Vinyl printing is generally limited to simple text and designs. A single-colour print is the norm but we can overlay different colours of vinyl to produce some clever effects. The artwork is required in a vector format which is produced in a software package such as Adobe Illustrator or Corel Draw; this artwork format produces the design in lines as opposed to pixels as in a jpeg image.
Once the artwork has been cut, we then take away the unwanted vinyl, this process is called weeding and can be very time consuming and delicate if the design has fine detail. This is why Vinyl is only really good for lettering and simple one-colour designs.
Once the weeding has been done we are left with the design on its backing paper. We then transfer that onto the garment, this is done using an industrial heat press. This allows us to apply pressure and a temperature of 160c. Once this has been applied the backing paper is removed.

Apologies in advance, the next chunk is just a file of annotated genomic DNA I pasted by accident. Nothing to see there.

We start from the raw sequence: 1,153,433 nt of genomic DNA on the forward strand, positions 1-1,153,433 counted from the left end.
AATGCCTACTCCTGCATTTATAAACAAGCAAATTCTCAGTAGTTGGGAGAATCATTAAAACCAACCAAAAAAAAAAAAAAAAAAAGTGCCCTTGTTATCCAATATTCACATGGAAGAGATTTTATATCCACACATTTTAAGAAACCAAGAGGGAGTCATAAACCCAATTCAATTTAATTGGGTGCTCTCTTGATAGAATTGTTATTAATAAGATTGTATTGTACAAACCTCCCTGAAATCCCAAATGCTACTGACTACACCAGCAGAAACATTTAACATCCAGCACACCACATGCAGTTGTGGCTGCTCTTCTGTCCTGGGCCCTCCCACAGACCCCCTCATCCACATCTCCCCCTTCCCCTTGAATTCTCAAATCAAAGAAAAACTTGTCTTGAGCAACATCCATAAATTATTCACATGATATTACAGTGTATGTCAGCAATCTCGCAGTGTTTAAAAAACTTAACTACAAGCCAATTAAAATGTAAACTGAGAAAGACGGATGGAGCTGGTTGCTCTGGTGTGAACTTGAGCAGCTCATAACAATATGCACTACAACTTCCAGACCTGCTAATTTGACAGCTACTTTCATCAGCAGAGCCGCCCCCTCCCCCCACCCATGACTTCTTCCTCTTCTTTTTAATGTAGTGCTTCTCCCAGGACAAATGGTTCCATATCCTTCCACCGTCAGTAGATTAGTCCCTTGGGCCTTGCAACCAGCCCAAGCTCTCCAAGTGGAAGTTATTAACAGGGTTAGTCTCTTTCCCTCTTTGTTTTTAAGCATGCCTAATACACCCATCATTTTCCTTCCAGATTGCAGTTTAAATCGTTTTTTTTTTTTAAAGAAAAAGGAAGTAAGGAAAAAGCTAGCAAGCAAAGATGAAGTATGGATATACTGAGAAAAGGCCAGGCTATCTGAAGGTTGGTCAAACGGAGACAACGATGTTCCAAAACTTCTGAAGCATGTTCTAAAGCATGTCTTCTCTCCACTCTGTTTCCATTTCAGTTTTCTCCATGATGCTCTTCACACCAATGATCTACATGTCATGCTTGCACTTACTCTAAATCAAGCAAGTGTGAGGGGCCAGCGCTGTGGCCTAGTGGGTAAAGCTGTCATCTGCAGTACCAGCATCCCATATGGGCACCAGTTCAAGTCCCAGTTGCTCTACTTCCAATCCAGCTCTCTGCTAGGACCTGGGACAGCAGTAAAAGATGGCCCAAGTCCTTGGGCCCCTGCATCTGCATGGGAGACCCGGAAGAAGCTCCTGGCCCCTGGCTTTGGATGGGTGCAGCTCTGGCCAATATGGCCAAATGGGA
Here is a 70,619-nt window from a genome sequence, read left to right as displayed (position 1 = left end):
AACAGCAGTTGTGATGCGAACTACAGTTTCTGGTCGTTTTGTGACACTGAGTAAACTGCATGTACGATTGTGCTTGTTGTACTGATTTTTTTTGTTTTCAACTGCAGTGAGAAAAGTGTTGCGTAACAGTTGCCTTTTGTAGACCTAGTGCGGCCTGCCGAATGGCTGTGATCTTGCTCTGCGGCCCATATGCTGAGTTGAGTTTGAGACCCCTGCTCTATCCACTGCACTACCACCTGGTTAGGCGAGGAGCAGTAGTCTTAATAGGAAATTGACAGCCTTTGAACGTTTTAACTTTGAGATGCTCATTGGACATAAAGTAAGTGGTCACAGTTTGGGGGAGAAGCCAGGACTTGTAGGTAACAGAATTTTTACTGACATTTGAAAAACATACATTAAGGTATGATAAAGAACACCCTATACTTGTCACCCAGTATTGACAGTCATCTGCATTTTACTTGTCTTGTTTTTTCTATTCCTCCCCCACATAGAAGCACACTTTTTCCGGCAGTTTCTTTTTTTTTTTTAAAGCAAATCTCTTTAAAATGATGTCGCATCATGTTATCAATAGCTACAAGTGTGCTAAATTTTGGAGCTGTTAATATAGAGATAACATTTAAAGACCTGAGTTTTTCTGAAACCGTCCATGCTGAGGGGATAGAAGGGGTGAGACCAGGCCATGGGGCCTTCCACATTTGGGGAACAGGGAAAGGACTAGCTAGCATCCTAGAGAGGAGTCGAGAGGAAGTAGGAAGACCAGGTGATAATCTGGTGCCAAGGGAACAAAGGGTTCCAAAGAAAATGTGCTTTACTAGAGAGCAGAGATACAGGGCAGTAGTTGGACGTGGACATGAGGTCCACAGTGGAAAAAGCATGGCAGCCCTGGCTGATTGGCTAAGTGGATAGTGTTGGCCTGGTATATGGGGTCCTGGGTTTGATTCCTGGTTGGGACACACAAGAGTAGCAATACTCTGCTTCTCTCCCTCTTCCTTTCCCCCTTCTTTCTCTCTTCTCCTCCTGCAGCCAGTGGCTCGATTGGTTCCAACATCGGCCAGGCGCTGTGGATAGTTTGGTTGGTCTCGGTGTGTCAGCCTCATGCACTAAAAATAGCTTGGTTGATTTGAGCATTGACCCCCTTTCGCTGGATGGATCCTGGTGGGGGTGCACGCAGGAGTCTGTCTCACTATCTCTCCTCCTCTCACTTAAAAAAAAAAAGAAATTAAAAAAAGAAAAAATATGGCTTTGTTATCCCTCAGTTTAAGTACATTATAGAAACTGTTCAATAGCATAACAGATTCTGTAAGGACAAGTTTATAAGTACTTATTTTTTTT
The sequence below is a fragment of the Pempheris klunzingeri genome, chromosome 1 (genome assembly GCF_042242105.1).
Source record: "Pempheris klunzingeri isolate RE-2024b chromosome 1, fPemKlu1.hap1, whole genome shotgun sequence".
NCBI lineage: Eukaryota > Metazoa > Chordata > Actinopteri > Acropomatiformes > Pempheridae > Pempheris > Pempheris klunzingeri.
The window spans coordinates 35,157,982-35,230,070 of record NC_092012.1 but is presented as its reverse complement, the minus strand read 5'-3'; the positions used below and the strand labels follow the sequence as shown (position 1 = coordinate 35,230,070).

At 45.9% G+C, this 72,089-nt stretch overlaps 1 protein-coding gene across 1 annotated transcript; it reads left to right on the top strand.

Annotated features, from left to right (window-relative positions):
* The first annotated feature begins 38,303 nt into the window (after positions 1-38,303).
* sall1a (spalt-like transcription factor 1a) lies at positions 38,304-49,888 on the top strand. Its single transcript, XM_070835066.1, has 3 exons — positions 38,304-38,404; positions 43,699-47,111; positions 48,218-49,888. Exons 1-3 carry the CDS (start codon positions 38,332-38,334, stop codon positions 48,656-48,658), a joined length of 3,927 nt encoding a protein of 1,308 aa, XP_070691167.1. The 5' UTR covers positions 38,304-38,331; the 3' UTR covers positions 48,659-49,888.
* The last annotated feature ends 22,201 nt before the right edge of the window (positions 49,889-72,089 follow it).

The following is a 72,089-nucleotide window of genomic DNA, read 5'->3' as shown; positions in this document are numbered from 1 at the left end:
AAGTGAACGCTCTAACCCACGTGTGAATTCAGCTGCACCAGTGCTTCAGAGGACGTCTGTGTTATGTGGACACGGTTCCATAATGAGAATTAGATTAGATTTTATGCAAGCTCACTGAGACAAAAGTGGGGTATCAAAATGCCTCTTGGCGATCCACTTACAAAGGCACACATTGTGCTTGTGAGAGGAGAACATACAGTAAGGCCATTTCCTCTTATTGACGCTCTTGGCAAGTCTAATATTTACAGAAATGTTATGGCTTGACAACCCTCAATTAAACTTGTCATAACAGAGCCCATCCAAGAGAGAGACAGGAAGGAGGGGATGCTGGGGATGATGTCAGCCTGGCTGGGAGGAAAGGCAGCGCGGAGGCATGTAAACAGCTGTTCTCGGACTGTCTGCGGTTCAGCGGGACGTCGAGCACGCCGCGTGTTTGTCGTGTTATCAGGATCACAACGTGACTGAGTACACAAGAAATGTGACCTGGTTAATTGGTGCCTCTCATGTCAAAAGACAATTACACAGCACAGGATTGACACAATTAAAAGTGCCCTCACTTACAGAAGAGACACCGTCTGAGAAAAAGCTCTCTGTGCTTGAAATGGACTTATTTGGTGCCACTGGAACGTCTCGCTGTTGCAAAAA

Vinyl comes in many different formats, such as metallic, fluorescent, flock and reflective colours. It can be as durable as screen printing – it can be washed up to 60c without any colour loss, so can be a good option for work clothing that needs hot washes. Vinyl gives a smooth even finish with crisp edges, but can look like it has been stuck on compared to screen printing which absorbs into the fabric.